Movement: the Key to Overcoming Pain

Orthopedic Injuries, Pain

We all know exercise is good for us, but what about when we are in pain? Despite the old adage, Rest, Ice, Compression, and Elevation, movement actually can be the answer to your pain.

Our body craves movement. We are literally born to move; babies are practicing movement almost from the start. Rolling and crawling are our most basic movement patterns that lay the foundation for all of our future movement. As our movement becomes more complex, our joints and muscles depend on us to move in a variety of ways to stay healthy.

Unfortunately we are becoming not only a more sedentary culture but also a unidirectional culture. With the prevalence of smart phones and computers, we are almost always flexed or bent forward doing something in front of us. We flex our bodies thousands of times a day and rarely fully extend. Flexion is an unloading pattern, meaning it takes the weight off the joints. Our joints need to be loaded as much as they are unloaded. When these things are out balance long enough the receptors in the joints sense that they may be under threat and send pain even though there is actually no damage to the joint or muscle.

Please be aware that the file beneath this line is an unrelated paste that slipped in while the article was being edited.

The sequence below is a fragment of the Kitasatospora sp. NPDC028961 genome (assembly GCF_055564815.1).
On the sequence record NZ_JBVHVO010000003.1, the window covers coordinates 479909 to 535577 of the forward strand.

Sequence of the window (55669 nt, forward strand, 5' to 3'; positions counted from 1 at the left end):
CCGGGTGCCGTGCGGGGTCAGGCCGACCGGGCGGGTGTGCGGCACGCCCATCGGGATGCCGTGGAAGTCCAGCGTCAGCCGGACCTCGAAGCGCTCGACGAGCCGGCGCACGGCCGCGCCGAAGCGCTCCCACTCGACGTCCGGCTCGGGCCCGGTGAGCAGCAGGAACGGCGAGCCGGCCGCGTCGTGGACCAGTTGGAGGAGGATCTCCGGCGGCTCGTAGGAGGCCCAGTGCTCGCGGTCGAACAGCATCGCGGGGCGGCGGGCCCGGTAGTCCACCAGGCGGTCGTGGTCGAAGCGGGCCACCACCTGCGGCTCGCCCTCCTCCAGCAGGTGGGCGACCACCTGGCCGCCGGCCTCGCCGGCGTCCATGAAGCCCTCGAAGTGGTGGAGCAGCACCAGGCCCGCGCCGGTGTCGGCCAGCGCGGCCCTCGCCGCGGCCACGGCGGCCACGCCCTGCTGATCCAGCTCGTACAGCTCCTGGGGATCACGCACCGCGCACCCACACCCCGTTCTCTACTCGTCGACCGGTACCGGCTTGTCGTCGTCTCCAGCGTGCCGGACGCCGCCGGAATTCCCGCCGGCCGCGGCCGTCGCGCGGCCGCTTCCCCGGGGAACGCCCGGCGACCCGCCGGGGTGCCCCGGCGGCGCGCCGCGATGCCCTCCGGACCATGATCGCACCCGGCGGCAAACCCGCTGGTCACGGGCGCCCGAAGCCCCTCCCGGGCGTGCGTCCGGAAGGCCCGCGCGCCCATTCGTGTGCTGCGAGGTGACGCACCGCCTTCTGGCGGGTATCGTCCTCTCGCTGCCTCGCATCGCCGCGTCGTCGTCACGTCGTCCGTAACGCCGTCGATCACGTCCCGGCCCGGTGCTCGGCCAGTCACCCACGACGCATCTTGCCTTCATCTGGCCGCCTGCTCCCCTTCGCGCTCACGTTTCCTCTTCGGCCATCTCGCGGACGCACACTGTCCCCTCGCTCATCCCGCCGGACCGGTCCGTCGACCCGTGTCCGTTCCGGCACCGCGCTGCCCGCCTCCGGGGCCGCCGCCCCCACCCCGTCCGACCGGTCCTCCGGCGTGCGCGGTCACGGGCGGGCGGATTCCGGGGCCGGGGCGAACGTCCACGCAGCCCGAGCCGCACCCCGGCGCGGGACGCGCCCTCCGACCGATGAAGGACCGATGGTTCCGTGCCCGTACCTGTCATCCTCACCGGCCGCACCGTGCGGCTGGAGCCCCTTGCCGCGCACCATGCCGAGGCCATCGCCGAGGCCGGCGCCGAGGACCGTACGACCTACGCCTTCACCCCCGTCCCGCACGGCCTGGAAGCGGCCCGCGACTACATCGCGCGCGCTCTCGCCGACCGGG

Since there is no actual damage in most cases of pain, there is no need to rest. We need to move. As Gray Cook, co-founder of the Functional Movement Screen (a test used to assess how well we are moving), says: we should move well and move often.

When we have pain, movement may be scary or painful. This may make you think you should avoid it. But avoiding any movement will cause more pain. If you are having pain with any movement that you can’t overcome, seeking physical therapy may be the answer. Physical therapists can use manual techniques that help prepare the body for the movement and make it less threatening. They will teach you exercise to allow the movement without pain and, ultimately, how to manage the pain on your own without pain medications. So the next time you have pain, get moving. If you just can’t move without pain, call a physical therapist. Don’t live with the pain.